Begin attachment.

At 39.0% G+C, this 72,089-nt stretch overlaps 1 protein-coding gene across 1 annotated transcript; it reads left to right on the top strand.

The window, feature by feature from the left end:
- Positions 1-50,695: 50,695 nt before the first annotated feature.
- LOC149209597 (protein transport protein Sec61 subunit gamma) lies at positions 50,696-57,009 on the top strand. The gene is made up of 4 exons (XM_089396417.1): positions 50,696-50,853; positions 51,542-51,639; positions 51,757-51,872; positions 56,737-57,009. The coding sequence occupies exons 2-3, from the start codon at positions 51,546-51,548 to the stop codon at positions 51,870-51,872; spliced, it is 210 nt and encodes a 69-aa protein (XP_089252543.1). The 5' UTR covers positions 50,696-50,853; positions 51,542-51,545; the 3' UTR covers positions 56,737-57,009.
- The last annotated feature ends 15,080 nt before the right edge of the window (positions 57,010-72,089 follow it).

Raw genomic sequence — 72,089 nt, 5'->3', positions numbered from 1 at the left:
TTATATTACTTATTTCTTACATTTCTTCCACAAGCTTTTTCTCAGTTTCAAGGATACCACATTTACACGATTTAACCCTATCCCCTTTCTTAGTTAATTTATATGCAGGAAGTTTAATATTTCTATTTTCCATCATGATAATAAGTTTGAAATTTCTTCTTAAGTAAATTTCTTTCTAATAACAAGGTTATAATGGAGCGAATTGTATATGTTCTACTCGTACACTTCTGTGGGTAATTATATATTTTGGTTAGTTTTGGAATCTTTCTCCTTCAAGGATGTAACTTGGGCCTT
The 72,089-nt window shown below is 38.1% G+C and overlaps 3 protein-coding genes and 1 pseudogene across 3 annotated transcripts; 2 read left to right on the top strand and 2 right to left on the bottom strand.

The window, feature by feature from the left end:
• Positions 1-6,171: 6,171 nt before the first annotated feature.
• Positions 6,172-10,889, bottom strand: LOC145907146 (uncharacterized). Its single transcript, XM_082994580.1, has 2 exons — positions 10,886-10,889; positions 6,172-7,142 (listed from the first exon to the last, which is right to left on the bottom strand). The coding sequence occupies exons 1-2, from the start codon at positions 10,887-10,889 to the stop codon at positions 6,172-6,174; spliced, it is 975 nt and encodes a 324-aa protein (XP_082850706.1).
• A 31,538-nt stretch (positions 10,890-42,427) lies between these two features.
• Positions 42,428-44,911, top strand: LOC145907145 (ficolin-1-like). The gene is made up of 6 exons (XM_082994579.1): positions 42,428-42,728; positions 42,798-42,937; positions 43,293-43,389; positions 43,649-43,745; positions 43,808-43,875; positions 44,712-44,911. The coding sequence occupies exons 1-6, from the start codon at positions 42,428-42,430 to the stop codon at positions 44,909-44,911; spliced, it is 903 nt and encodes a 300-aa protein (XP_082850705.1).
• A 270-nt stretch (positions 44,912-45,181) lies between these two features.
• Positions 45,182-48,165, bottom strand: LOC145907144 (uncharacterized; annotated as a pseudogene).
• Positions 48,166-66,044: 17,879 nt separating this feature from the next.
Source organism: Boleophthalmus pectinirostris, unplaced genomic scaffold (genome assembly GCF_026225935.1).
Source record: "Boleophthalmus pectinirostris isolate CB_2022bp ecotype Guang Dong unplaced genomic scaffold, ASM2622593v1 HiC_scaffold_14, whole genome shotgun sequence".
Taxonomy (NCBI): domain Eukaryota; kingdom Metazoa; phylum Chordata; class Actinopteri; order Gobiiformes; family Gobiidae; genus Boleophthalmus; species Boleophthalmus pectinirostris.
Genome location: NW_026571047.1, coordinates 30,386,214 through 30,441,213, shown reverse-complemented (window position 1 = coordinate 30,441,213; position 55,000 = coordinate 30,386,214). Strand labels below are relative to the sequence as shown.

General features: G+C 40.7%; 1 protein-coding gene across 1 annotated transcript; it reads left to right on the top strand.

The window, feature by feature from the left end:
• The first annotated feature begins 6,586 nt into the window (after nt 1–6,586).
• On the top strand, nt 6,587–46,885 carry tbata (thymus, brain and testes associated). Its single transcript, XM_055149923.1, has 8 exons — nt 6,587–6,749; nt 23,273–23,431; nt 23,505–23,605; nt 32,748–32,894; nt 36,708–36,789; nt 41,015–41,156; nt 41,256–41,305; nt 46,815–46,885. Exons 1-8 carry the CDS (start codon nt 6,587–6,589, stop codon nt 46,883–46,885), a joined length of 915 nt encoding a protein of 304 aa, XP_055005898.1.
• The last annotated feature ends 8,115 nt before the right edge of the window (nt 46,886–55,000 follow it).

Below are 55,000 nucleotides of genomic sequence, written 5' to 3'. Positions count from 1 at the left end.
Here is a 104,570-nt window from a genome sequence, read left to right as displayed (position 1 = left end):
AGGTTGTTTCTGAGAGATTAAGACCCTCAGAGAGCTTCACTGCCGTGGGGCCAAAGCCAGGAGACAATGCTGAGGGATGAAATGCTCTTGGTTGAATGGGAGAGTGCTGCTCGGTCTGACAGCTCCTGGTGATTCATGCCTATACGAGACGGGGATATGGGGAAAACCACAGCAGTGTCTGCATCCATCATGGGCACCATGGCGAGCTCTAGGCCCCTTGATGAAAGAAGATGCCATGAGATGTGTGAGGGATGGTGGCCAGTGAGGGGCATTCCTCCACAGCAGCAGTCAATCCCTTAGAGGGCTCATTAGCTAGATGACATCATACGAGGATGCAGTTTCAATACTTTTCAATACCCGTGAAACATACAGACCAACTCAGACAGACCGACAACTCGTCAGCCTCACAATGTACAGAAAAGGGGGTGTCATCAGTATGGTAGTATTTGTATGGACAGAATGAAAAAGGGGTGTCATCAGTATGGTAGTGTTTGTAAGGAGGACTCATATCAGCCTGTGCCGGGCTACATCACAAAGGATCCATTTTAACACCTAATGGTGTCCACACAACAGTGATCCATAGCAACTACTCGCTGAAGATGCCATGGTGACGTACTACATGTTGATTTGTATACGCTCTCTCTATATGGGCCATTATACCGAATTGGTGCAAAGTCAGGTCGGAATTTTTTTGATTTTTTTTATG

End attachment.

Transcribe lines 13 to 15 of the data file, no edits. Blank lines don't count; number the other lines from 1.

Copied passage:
• Positions 42,428-44,911, top strand: LOC145907145 (ficolin-1-like). The gene is made up of 6 exons (XM_082994579.1): positions 42,428-42,728; positions 42,798-42,937; positions 43,293-43,389; positions 43,649-43,745; positions 43,808-43,875; positions 44,712-44,911. The coding sequence occupies exons 1-6, from the start codon at positions 42,428-42,430 to the stop codon at positions 44,909-44,911; spliced, it is 903 nt and encodes a 300-aa protein (XP_082850705.1).
• A 270-nt stretch (positions 44,912-45,181) lies between these two features.
• Positions 45,182-48,165, bottom strand: LOC145907144 (uncharacterized; annotated as a pseudogene).